Maasai chief wins international award for preserving culture

Maasai cultural chief Salaton ole Ntutu. [Robert Kiplagat, Standard]

A 67-year-old Maasai elder has been recognised by a US-based organisation for his undying passion to protect the community’s culture.

Chief Salaton ole Ntutu, the director of Maji Moto Maasai Cultural Camp in Narok South, was conferred with the 'Wisdom Treasure Award' at David Bower Center, Berkeley in the US over the weekend. The award was given by the Sacred Fire Foundation.

Ntutu (pictured left), a self-styled Maasai cultural ambassador has traversed several countries abroad to showcase the much-adored Maasai culture. He is the first African to win the award.

According to the foundation that was founded in 2007, Ntutu is the tenth annual award winner this year. He was found to be dedicated to keeping his culture alive and thriving.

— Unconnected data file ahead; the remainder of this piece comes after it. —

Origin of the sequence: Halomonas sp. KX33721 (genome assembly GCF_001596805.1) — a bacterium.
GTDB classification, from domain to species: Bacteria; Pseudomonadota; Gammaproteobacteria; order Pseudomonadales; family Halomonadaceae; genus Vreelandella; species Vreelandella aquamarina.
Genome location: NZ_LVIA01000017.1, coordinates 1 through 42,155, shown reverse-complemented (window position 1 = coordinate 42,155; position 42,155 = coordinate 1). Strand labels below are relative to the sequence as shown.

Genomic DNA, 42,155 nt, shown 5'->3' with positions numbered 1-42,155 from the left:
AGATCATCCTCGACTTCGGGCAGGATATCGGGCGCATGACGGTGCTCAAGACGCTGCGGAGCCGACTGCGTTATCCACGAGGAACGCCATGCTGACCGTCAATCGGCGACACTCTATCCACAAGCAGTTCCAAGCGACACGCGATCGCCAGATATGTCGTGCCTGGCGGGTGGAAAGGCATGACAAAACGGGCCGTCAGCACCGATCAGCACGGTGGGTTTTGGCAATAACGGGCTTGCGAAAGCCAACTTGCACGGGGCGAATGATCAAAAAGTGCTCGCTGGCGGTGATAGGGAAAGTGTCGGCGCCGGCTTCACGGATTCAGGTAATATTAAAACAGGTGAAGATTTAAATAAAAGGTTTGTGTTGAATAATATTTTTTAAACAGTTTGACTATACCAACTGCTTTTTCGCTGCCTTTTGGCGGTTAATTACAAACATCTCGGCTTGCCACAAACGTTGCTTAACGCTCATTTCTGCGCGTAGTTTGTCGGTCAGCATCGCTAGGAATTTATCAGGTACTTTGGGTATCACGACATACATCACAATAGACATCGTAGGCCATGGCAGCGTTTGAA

“He champions self-sustaining initiatives in the areas of employment, water, women’s rights, education, conservation, and tourism through organisations he has co-founded,” read the attribute.

Ntutu founded the Enkiteng Lepa, a community-based organisation, that protects cultural values, ceremonies, and traditions while working to eliminate harmful practices such as female circumcision and early marriage.

In 2009, Ntutu founded the Maji Moto Maasai Cultural Camp whose proceeds fund progressive projects and promote the value of his community’s traditions.

“A lifelong dream for Salaton is to demonstrate that people can thrive by simultaneously preserving traditions and respecting the natural world, and while doing so, can increase awareness of the criticality of indigenous wisdom for all humankind,” said the Sacred Fire Foundation in a statement. Ntutu traveled to the US last week to receive the award.